Act of Valor review
Act of Valor, Call of Duty, Medal of Honor — the title of this film is no accident. It is a laser-guided missile aimed straight at fans of modern warfare first-person shooters. It flaunts its cast of real, active-duty Navy SEALs and missions based on the real thing, but when the camera jumps to the all-too familiar first-person view of a holographic scope, all I thought about were video games.
The film follows a team of SEALs as they unravel a terrorist plot to cross the Mexican border and attack major cities in the United States. In the build-up to this ultimate goal, we are taken on a globe-trotting journey, bouncing between SEALs on various missions and the terrorists plotting their next moves. As we jump to each new destination, a flashy overlay points out coordinates and mission objectives, just like a Modern Warfare loading screen. The film even seems to use a similar font for subtitles.
In the opening acts, I was surprised by how this story-telling device succeeded in a film. It really was like watching a Call of Duty movie, albeit with some overwrought patriotism and wooden acting.
Newsflash: Navy SEALs don't make for good actors! When they're pretending to do their job it works, but as soon as they're forced to have genuine conversations it turns into amateur hour. Captain Price and Soap MacTavish deserve digital Oscars in comparison to these guys.
When the film jumps to the terrorists, who are played by real actors, we get some of the most genuine and compelling moments in the film. As propaganda-ish as most of Act of Valor is, it's surprisingly refreshing that it spends any time on the bad guys or paints them as anything but evil villains. They are ultimately evil villains anyway, but some decent acting was a breath of fresh air.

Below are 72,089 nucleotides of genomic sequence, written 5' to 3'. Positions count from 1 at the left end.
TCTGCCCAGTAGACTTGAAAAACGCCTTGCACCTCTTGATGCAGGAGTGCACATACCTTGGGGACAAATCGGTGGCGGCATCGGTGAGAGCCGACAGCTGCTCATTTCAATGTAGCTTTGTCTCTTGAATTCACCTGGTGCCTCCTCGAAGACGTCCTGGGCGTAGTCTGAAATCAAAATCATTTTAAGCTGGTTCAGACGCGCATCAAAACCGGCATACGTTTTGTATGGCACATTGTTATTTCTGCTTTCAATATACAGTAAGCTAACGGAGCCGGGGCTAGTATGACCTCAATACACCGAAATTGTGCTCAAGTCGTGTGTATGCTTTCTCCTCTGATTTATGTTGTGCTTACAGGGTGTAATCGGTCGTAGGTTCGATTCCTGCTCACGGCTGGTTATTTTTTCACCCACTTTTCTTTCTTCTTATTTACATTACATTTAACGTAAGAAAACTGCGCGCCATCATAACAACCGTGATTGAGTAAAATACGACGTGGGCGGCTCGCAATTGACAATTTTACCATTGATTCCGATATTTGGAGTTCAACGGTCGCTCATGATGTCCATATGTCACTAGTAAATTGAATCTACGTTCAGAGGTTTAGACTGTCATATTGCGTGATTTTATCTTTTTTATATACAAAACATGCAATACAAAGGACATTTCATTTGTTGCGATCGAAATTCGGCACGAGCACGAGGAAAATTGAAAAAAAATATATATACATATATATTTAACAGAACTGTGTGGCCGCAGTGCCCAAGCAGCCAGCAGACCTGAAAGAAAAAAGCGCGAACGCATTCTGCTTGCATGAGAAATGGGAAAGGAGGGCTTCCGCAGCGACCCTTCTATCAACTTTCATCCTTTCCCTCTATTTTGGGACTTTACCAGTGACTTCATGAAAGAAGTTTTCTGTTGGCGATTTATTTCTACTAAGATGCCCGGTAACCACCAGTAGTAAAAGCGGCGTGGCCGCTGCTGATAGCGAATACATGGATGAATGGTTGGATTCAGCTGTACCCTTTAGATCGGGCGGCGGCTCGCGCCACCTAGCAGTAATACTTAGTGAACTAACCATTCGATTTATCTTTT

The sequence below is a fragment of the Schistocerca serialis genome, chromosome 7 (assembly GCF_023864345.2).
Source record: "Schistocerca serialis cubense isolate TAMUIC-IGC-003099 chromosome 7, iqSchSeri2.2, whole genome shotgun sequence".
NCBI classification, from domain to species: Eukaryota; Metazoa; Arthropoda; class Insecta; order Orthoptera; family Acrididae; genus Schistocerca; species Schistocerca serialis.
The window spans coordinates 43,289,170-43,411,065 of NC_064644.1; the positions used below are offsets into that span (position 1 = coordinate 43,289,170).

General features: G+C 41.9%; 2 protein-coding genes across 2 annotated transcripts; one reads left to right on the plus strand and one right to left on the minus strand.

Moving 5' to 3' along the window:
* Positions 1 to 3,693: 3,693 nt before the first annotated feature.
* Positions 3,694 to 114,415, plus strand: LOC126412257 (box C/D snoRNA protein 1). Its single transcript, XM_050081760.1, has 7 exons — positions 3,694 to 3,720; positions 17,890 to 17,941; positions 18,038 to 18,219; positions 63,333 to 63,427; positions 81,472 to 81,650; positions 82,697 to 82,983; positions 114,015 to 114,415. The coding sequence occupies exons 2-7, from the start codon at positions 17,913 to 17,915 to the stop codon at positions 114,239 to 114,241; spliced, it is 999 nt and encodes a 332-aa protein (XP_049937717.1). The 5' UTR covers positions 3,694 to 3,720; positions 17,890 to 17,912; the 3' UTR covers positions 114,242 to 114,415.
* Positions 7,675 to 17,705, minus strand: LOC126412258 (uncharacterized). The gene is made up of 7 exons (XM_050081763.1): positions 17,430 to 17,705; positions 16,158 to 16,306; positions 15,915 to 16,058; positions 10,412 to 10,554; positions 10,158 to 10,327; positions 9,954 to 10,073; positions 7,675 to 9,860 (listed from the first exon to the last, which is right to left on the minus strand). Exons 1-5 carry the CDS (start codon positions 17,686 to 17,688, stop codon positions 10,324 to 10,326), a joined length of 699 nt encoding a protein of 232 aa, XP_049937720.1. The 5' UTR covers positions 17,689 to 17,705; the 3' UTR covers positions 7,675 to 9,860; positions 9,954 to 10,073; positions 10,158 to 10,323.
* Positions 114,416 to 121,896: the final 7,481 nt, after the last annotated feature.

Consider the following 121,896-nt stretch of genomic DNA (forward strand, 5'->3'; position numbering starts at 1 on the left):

As often as Act of Valor bounces from one set-piece to the next, it bounces between a movie I enjoyed, and one that left me groaning with my head in my hands. The first mission, a jungle operation in which the SEALs must extract a CIA operative behind enemy lines, is quite exciting to watch. There is something genuinely awesome about watching bad ass dudes being effective — it's a universal truth — whether you're talking about the Bourne trilogy or a film designed to fill up recruitment centers.
When the operations go sour, so does the film-making. Dollops of unnecessary slow motion ruin the pacing, the tragic music kicks in, and soldiers start stroking the American flags on their chests. One guy in my theater yelled out a big 'ole oorah; I guess those moments were for him.
There are some enjoyable bits to Act of Valor. It has a hard edge to it that I appreciated, and the action can be pretty fun. It even does the globe-trotting terrorism plot justice for a decent portion of the movie. Everyone is piling on the film for being transparent with its patriotic propaganda, and I didn't want to jump on the bandwagon, but it really does a lot to undo the better qualities of the film. When the credits roll and the song about sacrificing yourself to a cause kicks in, complete with pictures of firefighters rescuing babies, it becomes a very difficult movie to seriously recommend.
Act of Valor requires a stomach for overwrought patriotism as much as a stomach for violence, but if you can deal with both, you may find yourself enjoying it a bit more than you expected; I certainly did.